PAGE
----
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Winter is coming for rural Wales – so we need to listen to Welsh farmers on Brexit

19 Dec 2018 5 minute read
The ruins of a farmhouse in the snow

David Elias

Hill farming in Wales is not viable. Farmers know this, and so does everybody else. Without some sort of subsidy they would be out of business tomorrow.

There is, therefore, a lot of concern amongst farmers about Brexit, particularly as it will mean the end of the European Union’s Common Agricultural Policy.

As this is area of responsibility devolved to Wales, the Welsh Government has put forward some ideas.

The most radical of these is to scrap the Basic Payment Scheme, which is the cash per hectare that all farmers receive for doing, frankly, very little for society and the environment.

It is proposed to divert this money into paying farmers (and foresters) to deliver ‘public goods’.

These are things like flood prevention, encouraging wildlife, storing carbon, soil improvement and woodland extension – all of which society needs urgently, but for which there are no commercial markets.

Farmers are understandably concerned, because in effect the Basic Payment Scheme acts as a safety net to keep them solvent as markets and the weather fluctuate.

Consequently, their response to the Welsh Government’s proposals has ranged from nervous to downright hostile.

Without the Basic Payment Scheme they fear many will go out of business.

In the excruciating jargon used in these matters a lot of farms no longer have enough ‘natural capital’ from which to deliver the ‘public goods’ and so would struggle to attract payments.

The habitats and wildlife have gone. I heard one source quoted as saying that 30% of farmers in Wales will go bust if these proposals are adopted.

Concepts such as ‘ecosystem services’ can seem like ideas that are being imposed upon farmers from an ‘urban’ culture, and it is true that mostly they have not arisen from within the farming community, who have been focused food production.

Such ideas can seem threatening, especially as the language used is often so alien.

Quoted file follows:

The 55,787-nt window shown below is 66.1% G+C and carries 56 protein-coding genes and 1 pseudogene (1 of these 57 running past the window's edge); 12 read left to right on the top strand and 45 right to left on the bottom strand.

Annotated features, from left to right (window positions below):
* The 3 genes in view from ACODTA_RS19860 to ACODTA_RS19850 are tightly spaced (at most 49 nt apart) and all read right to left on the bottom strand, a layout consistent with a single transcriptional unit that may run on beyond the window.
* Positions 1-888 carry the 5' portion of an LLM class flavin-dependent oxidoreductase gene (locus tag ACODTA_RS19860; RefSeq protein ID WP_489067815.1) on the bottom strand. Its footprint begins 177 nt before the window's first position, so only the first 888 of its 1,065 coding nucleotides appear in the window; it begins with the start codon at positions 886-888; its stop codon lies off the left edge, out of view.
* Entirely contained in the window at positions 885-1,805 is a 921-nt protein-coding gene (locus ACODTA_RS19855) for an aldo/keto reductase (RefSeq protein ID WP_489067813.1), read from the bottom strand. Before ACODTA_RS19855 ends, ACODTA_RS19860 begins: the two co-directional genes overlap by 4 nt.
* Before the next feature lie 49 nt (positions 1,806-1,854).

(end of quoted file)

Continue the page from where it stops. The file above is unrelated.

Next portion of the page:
These proposals are also worrying for the wider Welsh community because farmers and their families are the backbone of rural society here.

They are the continuity that ensures a particular identity associated with Welsh language and culture prospers from one generation to the next.

A 30% decrease, or anything like it, in farming families would be a cultural disaster.

Who knows if that is an accurate assessment – there is a lot of fear around.


However, these are bold proposals by the Welsh Government and I do applaud them for grasping the nettle – but no doubt they have found that it stings.

The European Union’s Common Agricultural Policy has been an unmitigated disaster for wildlife, so post-Brexit there is an opportunity to devise a better agricultural and countryside policy.

During and after the Second World War farmers and foresters were urged to produce more, and they responded magnificently; we now produce far more food and timber than ever before.

As a result, farmers have come to come to think of food production as being the only proper purpose of their business.

But sadly the intensification of farming and forestry has taken a toll on the wildlife. As one of the small army of naturalists who, since the 1970s, has been mapping and surveying, I know the truth of that and trust the integrity of the results.

There is insufficient space here to go into the whole sad litany but one stark example will serve. When I arrived in Bala in 1983 to work on the Berwyn Mountains there were approximately 240 pairs of curlew – now I would be surprised if there are 10.

The causes of this catastrophic decline are not yet clear but it illustrates why conservationists are so worried.

Sheep in the snow in winter


In view of all this it seems to me that a post Brexit policy must satisfy some key objectives:

  • Keep small and medium-sized farms in business for the sake of our collective culture.
  • Ensure that we continue to produce good quality food from the best agricultural land and timber from our commercial forests.
  • Manage the land in ways that help our impoverished wildlife to recover on farmland and in forests.
  • Provide those ‘ecological services’ that are so desperately needed in the face of environmental degradation and climate change.

The markets, particularly for food and timber, can take care of some of that but taxpayers must be prepared to foot the bill for the rest.

Fulfilling these objectives is a tall order but I think it could be done, given sufficient political will.

Many farmers are willing to deliver what is required but they need encouragement.

To date, the hands-off, bureaucratic approach of the current agri-environment schemes have left them discouraged and disenchanted.

I am also concerned that the Welsh Government’s proposals have, inadvertently, polarised opinion when what is needed is co-operation.

Conservationists need to be seen to want farmers to prosper and farmers need to show that they want wildlife to thrive. We need to listen and learn from one another.

The consultation on the Welsh Government’s paper ‘Brexit and Our Land’ has recently closed, and I hope they are listening carefully to the responses.

If we do not seize this moment together our country will be forever impoverished and future generations will rightly hold us to account.

The Welsh countryside is at a crossroads.

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